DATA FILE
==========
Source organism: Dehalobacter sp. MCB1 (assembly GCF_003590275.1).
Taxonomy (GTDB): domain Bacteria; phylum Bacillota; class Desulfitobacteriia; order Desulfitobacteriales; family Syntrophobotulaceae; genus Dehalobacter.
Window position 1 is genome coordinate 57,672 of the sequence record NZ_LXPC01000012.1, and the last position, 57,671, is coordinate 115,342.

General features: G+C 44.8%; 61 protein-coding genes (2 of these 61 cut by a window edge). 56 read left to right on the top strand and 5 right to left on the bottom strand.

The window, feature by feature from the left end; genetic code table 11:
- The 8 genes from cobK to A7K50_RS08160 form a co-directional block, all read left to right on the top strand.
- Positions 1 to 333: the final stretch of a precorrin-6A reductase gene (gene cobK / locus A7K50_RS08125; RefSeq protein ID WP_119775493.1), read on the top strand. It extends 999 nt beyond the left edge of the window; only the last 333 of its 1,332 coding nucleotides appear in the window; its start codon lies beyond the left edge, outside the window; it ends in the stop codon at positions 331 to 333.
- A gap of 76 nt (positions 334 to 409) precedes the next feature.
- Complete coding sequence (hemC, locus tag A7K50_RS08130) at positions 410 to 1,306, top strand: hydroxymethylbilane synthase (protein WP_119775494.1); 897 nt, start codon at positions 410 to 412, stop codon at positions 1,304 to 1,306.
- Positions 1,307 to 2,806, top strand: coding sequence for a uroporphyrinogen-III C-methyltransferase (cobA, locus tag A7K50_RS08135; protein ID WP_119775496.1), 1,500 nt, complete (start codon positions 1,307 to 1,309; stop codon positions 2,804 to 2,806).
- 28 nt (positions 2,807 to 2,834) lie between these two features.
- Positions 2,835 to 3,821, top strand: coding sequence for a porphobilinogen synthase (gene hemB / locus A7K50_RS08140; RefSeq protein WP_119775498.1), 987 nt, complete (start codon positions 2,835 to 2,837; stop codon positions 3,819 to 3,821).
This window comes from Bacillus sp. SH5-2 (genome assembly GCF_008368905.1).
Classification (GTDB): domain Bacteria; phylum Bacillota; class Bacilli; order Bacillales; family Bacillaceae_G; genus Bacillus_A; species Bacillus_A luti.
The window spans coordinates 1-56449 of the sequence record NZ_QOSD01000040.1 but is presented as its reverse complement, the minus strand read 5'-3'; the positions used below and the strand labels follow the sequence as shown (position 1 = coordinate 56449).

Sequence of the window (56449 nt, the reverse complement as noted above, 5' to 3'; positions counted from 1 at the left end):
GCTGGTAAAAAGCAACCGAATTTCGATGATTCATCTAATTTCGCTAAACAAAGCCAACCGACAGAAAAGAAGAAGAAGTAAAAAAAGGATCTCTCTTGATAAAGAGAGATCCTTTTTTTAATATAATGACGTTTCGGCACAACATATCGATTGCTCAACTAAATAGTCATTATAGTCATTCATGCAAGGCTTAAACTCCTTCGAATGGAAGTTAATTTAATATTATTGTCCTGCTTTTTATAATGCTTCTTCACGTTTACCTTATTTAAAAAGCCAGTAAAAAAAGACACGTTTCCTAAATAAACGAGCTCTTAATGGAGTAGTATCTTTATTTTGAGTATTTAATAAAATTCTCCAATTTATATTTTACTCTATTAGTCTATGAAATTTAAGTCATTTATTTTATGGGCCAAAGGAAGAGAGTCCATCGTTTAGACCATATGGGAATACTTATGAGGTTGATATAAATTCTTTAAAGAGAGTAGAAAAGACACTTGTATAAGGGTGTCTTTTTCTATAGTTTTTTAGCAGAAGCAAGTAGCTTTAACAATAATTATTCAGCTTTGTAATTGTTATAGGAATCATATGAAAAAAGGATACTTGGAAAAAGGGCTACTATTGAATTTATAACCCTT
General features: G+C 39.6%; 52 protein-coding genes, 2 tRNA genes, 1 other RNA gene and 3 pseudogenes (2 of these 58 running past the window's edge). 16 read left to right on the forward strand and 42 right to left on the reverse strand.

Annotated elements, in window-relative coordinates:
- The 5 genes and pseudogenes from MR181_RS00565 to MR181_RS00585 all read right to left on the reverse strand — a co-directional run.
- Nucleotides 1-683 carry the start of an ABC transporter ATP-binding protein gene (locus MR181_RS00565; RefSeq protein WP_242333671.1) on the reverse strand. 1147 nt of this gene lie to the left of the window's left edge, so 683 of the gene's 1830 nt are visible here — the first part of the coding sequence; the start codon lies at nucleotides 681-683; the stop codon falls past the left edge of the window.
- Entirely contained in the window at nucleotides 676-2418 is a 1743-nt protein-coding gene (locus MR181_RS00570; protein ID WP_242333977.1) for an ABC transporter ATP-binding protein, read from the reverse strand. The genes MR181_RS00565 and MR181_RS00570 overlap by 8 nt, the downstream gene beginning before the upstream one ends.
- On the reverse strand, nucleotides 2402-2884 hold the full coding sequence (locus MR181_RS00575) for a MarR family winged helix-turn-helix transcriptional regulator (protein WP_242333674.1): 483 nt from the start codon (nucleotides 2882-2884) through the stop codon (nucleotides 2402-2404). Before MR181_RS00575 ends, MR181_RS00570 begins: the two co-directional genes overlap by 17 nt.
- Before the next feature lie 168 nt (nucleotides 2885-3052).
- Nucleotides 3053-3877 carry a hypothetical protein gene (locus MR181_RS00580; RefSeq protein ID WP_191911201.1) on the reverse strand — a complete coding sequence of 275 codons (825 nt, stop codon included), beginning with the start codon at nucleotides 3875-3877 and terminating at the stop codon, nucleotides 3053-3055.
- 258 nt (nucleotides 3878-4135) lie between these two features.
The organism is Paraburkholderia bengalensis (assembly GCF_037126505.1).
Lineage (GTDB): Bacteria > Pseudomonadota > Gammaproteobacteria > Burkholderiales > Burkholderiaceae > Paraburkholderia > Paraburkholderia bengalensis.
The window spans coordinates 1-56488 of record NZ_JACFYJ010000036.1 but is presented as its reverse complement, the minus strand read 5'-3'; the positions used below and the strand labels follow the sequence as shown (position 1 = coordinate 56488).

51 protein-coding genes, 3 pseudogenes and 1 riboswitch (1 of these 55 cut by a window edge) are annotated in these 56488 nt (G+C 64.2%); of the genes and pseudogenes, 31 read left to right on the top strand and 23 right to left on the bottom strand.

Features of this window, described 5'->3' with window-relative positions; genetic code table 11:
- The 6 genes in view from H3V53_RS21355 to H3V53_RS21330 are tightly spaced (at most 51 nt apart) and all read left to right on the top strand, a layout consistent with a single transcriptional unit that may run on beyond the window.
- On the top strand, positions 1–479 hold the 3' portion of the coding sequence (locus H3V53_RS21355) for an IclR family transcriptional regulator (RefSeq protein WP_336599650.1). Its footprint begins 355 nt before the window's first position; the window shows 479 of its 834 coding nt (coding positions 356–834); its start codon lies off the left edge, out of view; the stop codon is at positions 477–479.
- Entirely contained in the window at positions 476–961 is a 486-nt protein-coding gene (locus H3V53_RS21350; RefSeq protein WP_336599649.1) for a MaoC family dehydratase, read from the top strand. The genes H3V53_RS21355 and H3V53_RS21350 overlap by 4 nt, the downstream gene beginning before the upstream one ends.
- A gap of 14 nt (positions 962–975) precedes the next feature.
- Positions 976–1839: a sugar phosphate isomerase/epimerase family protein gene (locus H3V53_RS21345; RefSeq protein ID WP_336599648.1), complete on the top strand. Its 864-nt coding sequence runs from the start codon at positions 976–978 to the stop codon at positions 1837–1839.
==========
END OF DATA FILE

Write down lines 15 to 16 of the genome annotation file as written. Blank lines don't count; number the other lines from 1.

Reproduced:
The window spans coordinates 1-56449 of the sequence record NZ_QOSD01000040.1 but is presented as its reverse complement, the minus strand read 5'-3'; the positions used below and the strand labels follow the sequence as shown (position 1 = coordinate 56449).

Sequence of the window (56449 nt, the reverse complement as noted above, 5' to 3'; positions counted from 1 at the left end):